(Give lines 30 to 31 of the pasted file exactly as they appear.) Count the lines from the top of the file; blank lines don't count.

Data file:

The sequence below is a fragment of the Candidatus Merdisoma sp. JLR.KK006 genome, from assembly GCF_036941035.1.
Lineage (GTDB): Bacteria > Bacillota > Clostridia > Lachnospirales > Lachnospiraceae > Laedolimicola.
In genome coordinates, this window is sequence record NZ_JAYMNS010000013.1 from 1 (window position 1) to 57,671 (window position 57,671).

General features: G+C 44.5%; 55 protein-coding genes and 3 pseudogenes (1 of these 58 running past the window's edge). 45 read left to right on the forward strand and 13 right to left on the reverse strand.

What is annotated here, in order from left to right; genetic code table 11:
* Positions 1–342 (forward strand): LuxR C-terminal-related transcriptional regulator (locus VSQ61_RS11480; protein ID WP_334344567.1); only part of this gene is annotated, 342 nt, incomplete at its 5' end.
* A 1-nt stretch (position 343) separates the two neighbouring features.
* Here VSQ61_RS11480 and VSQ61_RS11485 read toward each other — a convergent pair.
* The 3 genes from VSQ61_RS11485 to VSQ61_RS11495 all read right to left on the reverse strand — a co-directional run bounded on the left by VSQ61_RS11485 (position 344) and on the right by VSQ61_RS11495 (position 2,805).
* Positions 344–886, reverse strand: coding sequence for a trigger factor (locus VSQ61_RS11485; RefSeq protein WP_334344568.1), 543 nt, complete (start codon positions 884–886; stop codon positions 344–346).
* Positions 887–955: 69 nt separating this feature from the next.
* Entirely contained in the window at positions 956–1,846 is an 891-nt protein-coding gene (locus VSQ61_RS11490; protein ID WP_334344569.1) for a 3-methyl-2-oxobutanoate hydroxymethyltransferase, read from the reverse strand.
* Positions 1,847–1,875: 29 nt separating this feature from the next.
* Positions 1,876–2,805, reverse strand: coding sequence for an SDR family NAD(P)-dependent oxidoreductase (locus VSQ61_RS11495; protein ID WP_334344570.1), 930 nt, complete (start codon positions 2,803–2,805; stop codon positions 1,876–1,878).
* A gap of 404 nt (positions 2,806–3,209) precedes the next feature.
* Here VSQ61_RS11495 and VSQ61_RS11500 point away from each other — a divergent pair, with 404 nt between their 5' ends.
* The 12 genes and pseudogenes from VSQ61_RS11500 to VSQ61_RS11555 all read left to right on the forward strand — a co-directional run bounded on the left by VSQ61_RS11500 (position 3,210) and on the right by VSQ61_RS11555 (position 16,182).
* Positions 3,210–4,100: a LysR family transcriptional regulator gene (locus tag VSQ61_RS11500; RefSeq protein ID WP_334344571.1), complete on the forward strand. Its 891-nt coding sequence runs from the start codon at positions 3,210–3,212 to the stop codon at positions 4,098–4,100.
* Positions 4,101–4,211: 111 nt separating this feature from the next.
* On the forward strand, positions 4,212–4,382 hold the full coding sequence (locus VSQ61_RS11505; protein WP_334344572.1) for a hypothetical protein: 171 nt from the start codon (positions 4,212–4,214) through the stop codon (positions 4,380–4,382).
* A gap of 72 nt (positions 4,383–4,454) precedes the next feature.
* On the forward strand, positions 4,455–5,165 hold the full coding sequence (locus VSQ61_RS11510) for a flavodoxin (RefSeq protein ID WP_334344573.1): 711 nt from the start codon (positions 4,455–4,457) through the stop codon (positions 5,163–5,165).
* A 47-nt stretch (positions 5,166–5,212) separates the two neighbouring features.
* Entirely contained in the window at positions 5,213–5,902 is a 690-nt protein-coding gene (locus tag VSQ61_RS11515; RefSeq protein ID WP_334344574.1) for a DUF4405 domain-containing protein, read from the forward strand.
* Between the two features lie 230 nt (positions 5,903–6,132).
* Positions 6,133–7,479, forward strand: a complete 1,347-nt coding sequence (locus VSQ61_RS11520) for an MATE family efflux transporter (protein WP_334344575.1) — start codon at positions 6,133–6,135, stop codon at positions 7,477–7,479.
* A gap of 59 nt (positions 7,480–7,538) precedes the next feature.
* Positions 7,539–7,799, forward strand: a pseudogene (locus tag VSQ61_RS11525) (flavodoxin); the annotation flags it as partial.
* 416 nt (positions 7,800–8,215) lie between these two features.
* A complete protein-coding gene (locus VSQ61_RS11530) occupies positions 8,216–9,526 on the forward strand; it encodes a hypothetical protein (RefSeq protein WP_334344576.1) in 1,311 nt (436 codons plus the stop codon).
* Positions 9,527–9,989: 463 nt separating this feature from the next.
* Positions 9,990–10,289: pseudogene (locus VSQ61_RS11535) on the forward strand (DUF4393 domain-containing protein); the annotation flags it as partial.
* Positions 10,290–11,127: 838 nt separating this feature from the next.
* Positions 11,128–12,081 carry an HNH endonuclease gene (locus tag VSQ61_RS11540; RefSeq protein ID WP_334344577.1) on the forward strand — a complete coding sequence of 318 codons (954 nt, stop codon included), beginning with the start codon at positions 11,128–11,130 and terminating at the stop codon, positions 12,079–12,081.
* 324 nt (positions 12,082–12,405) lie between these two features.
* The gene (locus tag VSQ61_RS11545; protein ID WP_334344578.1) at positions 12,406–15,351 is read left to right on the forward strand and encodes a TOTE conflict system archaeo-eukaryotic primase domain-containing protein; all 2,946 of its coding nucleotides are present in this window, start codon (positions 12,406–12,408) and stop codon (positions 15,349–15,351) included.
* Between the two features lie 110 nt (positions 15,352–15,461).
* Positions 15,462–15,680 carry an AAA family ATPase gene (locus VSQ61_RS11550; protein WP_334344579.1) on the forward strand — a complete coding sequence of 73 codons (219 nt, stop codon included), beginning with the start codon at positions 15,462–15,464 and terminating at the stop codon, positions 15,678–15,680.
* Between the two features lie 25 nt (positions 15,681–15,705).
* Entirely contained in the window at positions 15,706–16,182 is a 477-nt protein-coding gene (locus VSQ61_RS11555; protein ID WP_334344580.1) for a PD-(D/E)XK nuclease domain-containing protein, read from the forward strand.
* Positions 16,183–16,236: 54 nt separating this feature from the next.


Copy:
* A complete protein-coding gene (locus VSQ61_RS11530) occupies positions 8,216–9,526 on the forward strand; it encodes a hypothetical protein (RefSeq protein WP_334344576.1) in 1,311 nt (436 codons plus the stop codon).
* Positions 9,527–9,989: 463 nt separating this feature from the next.